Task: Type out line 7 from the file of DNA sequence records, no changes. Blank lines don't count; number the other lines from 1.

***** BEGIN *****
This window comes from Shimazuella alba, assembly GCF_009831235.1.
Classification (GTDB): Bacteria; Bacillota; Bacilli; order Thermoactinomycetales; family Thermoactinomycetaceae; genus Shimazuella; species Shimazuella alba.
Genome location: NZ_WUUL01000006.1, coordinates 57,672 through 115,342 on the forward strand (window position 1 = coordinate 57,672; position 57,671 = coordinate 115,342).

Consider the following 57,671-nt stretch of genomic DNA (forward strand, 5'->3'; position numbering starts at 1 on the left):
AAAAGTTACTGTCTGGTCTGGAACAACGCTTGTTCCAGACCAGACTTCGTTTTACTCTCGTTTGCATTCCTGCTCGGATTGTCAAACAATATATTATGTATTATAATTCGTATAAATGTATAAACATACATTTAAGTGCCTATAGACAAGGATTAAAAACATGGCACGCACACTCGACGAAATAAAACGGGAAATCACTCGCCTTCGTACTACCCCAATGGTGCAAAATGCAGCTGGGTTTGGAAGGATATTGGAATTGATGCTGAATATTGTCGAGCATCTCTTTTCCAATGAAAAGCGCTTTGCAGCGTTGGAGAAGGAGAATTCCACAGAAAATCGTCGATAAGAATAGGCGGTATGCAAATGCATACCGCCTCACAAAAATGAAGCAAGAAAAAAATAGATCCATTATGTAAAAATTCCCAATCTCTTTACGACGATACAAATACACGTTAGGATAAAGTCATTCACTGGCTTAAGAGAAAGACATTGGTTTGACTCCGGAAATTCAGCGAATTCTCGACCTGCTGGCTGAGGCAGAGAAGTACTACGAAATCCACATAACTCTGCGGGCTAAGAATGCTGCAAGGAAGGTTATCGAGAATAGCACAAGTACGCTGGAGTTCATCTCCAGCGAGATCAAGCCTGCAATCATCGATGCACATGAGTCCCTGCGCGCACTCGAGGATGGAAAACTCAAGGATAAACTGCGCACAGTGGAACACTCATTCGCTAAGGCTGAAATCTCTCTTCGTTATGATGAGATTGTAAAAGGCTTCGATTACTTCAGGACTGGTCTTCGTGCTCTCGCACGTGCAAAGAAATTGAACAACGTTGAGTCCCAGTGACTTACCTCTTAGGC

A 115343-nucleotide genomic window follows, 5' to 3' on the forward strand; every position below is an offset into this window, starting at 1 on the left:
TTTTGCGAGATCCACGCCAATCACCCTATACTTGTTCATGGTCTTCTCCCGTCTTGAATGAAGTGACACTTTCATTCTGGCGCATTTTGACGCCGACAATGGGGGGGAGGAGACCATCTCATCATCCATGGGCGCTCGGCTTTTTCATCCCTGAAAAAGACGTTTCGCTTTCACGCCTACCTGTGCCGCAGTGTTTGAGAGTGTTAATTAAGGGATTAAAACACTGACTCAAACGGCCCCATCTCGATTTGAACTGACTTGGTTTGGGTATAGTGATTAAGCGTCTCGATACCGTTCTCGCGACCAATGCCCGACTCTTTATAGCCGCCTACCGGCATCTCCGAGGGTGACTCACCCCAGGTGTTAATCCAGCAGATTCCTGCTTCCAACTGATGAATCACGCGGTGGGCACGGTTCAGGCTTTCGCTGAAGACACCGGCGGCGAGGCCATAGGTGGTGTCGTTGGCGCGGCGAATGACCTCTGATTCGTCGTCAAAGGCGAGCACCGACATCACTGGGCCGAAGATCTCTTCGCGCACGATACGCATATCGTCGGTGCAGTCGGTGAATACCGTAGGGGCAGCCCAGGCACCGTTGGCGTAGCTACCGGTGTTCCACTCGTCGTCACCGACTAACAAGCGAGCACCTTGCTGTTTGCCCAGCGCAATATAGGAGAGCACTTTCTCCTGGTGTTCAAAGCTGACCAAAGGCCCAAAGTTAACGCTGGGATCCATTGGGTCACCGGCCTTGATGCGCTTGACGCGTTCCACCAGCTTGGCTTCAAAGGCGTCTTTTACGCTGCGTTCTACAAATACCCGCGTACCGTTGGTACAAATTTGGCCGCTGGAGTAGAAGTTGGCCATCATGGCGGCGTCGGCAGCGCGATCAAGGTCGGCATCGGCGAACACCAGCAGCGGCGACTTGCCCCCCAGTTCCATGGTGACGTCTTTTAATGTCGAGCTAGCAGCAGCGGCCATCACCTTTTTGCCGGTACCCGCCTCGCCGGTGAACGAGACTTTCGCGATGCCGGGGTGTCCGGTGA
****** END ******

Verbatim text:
TTTTGCGAGATCCACGCCAATCACCCTATACTTGTTCATGGTCTTCTCCCGTCTTGAATGAAGTGACACTTTCATTCTGGCGCATTTTGACGCCGACAATGGGGGGGAGGAGACCATCTCATCATCCATGGGCGCTCGGCTTTTTCATCCCTGAAAAAGACGTTTCGCTTTCACGCCTACCTGTGCCGCAGTGTTTGAGAGTGTTAATTAAGGGATTAAAACACTGACTCAAACGGCCCCATCTCGATTTGAACTGACTTGGTTTGGGTATAGTGATTAAGCGTCTCGATACCGTTCTCGCGACCAATGCCCGACTCTTTATAGCCGCCTACCGGCATCTCCGAGGGTGACTCACCCCAGGTGTTAATCCAGCAGATTCCTGCTTCCAACTGATGAATCACGCGGTGGGCACGGTTCAGGCTTTCGCTGAAGACACCGGCGGCGAGGCCATAGGTGGTGTCGTTGGCGCGGCGAATGACCTCTGATTCGTCGTCAAAGGCGAGCACCGACATCACTGGGCCGAAGATCTCTTCGCGCACGATACGCATATCGTCGGTGCAGTCGGTGAATACCGTAGGGGCAGCCCAGGCACCGTTGGCGTAGCTACCGGTGTTCCACTCGTCGTCACCGACTAACAAGCGAGCACCTTGCTGTTTGCCCAGCGCAATATAGGAGAGCACTTTCTCCTGGTGTTCAAAGCTGACCAAAGGCCCAAAGTTAACGCTGGGATCCATTGGGTCACCGGCCTTGATGCGCTTGACGCGTTCCACCAGCTTGGCTTCAAAGGCGTCTTTTACGCTGCGTTCTACAAATACCCGCGTACCGTTGGTACAAATTTGGCCGCTGGAGTAGAAGTTGGCCATCATGGCGGCGTCGGCAGCGCGATCAAGGTCGGCATCGGCGAACACCAGCAGCGGCGACTTGCCCCCCAGTTCCATGGTGACGTCTTTTAATGTCGAGCTAGCAGCAGCGGCCATCACCTTTTTGCCGGTACCCGCCTCGCCGGTGAACGAGACTTTCGCGATGCCGGGGTGTCCGGTGA